Another woman told me about her experience of being in a room filled with people that were passionately involved and invested in the work they were doing in the world. She had never experienced being surrounded by so many people that were passionate about their work. It was an eye-opening and seemingly body igniting experience for her.

There are so many different ways to live in and engage with the world. There are so many different types of people with whom to surround ourselves. In every moment we’re making a choice about how to engage, how to contribute, how to receive, what to offer, what to follow, what to be… so many choices and so many beautiful kaleidoscopic combinations of ways to live.

It humbles me to hear experiences like these, to have other people’s stories shake me awake to realities I didn’t know existed. It makes me stop and take a moment to reflect upon who I am, feel grateful for some of my ways of being and opportunities I’ve had, and recognize areas where I can grow.

I have largely taken granted my ability to jump in, ask a question and engage something or someone that interests me. This is a way of being that has come naturally to me… but doesn’t come naturally to everyone. In my narrow world, I hadn’t thought about the idea of actively planning ahead to participate in a conversation. It makes total sense and I feel such respect for this woman who recognized what she needed and wanted to do and took actions to help herself get there. In our conversation she taught me a lot about planned spontaneity and has opened my world to that pathway for growing spontaneity.

The woman in a large hall surrounded by people passionately living their calling told me, “I’ve been surrounding myself with the wrong people!” I took a moment and imagined myself in a world where people around me were going through the motions, doing what they do because it’s what they do. I felt the sparky pulse of passion and purpose ooze out of the living beings, that reflection and light around me growing dimmer. And, as you might imagine, a gushing wave of gratitude swept in and swallowed me. I was gifted the opportunity, from a new perspective, to stop and really feel my deep gratitude for all the people that I know who live their life’s passion and choose to share that with the people around them. If you’re blessed enough to be one of those people, thank you for letting others know how deeply you care about, believe in and are willing to take action to do what your body, mind, heart and soul asks of you. And if you’re one of the many people who continue to listen to yourself, trying to discover what that sparky pulse of passion and purpose is for you, please don’t give up… it’s in you and you’ll find it. And whoever you are, please share your stories with others.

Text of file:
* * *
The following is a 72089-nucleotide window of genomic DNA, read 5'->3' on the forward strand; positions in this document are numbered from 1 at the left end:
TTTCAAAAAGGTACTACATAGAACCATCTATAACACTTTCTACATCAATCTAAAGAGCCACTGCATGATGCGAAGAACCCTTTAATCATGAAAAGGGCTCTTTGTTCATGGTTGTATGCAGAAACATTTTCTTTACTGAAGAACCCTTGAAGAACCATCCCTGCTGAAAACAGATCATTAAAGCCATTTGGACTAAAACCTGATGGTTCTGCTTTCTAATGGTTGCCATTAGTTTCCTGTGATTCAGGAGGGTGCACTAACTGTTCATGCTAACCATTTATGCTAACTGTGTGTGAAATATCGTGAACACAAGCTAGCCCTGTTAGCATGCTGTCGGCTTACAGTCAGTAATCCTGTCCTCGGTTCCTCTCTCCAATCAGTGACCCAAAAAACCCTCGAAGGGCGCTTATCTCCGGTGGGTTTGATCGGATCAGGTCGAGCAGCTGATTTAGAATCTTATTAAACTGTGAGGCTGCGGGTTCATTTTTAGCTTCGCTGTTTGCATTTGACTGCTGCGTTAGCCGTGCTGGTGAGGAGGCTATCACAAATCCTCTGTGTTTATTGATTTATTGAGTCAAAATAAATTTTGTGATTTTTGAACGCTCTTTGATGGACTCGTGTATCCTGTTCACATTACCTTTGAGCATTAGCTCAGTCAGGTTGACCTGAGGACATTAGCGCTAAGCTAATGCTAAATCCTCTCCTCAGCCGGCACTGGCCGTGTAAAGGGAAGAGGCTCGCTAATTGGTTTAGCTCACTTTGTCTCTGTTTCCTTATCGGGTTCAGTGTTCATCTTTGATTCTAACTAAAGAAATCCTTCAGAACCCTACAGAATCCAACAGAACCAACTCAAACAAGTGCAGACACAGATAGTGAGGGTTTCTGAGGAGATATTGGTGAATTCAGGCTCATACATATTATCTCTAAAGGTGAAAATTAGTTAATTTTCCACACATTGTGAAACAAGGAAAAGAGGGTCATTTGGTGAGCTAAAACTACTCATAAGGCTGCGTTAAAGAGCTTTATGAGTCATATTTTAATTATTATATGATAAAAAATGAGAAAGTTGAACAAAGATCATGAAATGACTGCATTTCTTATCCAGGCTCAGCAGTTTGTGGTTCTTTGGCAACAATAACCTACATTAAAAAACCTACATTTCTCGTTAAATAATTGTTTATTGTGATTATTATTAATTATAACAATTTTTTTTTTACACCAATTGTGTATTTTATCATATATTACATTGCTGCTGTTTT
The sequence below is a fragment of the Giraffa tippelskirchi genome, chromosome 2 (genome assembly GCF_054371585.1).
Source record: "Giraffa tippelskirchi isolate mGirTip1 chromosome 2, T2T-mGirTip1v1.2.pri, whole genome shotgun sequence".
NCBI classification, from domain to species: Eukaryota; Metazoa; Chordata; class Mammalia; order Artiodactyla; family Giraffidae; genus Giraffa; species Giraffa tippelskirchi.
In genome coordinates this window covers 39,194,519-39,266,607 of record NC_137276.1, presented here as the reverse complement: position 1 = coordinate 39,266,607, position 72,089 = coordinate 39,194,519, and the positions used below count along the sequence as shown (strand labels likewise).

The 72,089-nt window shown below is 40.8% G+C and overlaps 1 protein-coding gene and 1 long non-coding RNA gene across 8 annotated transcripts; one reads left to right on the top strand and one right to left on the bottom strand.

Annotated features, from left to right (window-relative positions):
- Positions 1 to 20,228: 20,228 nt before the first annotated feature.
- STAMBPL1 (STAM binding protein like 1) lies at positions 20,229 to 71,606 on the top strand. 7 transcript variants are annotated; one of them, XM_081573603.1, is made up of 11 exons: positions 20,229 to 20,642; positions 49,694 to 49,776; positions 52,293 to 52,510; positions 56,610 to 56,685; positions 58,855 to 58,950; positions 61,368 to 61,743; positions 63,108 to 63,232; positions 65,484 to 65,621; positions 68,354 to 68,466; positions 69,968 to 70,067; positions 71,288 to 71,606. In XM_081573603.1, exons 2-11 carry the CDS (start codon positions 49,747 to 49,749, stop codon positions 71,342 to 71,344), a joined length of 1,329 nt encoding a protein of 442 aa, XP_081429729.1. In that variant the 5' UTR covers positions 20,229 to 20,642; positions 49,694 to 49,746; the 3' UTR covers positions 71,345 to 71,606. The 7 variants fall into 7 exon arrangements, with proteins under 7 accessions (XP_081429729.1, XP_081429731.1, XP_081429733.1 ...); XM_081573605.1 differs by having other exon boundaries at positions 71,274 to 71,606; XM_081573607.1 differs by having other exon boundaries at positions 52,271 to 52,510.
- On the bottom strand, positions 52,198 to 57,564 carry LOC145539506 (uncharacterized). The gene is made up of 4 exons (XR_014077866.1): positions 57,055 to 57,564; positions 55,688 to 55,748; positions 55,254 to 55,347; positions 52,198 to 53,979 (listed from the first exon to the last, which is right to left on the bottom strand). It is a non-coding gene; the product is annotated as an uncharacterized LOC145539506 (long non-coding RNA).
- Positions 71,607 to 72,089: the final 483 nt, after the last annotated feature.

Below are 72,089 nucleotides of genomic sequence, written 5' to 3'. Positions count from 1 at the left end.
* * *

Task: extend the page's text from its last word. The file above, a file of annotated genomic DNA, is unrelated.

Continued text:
I am immensely grateful to people like these two women who share little snippets of their life story with me… and thus help me live more consciously my own life story.

photo by //amy//